Our Founder, Fr. Thomas A. Judge, C.M. was a Vincentian priest whose apostolic zeal led him to organize small groups of lay men and women to love and serve God in the ordinary circumstance of their lives. In 1909, a formal meeting of what was to become the Missionary Cenacle Apostolate took place in Brooklyn, N.Y. in St. John’s Parish.
From this lay organization came two new missionary religious congregations: the Missionary Servants of the Most Holy Trinity (priests and Brothers) and the Missionary Servants of the Most Blessed Trinity (Sisters). The Blessed Trinity Missionary Institute is a vowed laity who have come forth to serve. These four branches are known as the Missionary Cenacle Family.
In 1915, Father Thomas Judge was assigned to the eastern part of Alabama. What he found in the towns were mill workers living in the most deplorable conditions. In the countryside, sharecroppers barely eked out a living on their small plots of land. Father Judge encountered prejudice against Catholics, founded on misconceptions about the Church and fear of the unfamiliar.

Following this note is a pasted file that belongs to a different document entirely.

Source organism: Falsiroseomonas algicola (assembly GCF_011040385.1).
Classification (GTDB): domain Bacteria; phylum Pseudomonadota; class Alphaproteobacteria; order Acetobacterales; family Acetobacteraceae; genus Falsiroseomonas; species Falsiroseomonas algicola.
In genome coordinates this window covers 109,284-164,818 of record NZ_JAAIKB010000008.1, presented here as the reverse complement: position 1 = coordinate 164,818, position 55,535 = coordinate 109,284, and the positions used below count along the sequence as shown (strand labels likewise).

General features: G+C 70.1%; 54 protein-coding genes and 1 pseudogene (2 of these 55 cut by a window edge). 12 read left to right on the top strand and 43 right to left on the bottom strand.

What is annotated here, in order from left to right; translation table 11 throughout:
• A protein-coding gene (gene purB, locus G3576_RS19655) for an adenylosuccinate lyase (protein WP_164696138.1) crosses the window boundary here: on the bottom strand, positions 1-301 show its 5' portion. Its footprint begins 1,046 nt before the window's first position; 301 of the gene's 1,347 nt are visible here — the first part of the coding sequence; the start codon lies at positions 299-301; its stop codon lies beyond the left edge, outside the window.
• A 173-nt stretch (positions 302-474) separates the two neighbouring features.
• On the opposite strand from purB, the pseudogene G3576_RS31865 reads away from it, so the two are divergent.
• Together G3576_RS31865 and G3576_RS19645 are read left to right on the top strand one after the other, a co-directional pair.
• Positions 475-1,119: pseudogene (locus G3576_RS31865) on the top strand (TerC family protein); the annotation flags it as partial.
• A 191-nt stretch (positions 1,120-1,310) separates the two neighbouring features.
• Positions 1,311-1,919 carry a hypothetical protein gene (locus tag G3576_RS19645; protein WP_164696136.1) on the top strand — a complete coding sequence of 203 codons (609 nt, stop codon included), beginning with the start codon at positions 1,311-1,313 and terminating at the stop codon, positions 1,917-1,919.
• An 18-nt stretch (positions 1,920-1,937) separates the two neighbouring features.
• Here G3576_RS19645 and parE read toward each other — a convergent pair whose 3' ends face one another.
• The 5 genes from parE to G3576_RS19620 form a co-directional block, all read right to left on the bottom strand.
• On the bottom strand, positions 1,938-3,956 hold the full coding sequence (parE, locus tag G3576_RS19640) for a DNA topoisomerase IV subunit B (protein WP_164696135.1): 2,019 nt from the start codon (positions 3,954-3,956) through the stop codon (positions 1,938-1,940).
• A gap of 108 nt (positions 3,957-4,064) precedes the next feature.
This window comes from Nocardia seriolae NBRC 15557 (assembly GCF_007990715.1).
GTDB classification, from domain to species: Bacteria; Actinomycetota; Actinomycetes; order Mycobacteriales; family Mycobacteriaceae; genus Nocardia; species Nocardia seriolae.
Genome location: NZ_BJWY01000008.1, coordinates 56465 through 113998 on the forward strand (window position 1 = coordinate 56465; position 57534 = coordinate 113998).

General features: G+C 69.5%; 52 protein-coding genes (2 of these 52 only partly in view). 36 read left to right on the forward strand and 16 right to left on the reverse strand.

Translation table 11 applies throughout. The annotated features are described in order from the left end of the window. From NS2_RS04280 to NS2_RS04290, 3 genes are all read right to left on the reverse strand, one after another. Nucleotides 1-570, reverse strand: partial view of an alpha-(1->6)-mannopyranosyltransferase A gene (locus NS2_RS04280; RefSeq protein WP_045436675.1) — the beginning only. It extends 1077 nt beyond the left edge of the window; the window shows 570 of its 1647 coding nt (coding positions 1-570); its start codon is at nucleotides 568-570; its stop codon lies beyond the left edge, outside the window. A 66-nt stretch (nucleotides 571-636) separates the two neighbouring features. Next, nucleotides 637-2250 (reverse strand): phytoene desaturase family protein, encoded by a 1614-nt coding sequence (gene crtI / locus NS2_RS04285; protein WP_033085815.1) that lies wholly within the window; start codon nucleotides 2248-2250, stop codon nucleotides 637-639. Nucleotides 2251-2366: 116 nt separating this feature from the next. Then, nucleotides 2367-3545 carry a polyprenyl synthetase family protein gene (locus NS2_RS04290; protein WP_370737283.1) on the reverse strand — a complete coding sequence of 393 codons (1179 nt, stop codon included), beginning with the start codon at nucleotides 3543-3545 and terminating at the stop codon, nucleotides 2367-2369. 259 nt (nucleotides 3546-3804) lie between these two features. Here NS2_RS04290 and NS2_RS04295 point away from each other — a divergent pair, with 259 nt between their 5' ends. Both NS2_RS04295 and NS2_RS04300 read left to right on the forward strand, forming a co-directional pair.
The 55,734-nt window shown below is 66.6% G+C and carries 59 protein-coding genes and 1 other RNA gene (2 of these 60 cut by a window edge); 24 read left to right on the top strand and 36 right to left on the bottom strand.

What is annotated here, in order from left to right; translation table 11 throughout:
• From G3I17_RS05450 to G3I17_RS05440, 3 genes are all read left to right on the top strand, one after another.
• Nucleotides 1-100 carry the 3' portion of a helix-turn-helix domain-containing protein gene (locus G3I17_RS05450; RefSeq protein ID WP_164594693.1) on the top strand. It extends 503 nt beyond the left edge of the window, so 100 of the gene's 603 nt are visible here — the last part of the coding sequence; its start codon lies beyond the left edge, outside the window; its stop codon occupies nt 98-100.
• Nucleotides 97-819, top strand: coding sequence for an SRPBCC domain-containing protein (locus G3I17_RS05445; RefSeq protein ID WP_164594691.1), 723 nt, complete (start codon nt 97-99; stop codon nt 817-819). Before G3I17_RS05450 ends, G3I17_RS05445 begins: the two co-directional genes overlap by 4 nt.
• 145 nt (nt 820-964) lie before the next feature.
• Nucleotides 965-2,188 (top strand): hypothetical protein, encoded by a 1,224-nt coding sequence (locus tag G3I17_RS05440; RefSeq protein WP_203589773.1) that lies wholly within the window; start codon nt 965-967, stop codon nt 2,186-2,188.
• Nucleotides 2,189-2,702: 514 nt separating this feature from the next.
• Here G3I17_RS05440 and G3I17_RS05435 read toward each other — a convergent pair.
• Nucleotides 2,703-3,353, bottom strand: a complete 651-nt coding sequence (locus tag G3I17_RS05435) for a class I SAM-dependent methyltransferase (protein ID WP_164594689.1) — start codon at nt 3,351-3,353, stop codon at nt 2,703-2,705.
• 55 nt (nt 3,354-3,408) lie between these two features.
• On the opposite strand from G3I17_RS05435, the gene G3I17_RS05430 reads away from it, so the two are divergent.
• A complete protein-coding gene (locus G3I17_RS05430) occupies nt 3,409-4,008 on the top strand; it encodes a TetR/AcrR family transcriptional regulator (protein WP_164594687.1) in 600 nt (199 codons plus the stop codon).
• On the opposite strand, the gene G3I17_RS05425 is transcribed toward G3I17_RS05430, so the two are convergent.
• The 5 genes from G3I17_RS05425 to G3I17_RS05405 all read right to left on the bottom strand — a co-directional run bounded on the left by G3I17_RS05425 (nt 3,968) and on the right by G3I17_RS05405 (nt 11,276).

With his customary zeal, he went about his missionary work among the people in Alabama, taking every opportunity to preach, both in formal church settings and more informally whenever a situation allowed. He encouraged non-practicing Catholics to return to the sacraments. With those of other faiths, he tried to dispel their myths about Catholicism. He remained within the social and cultural norms of the day but challenged them by directing his efforts to poor white mill workers and black sharecroppers.
The “southern heritage” left us by Fr. Judge is as vital today as it was in his time. The way it is expressed has necessarily changed with the times, but the Southern missions remain a productive field for our special brand of missionary work: preservation of the faith with a special focus on developing a missionary spirit in the laity. Today, our missionaries are serving in Alabama, Georgia, and Mississippi.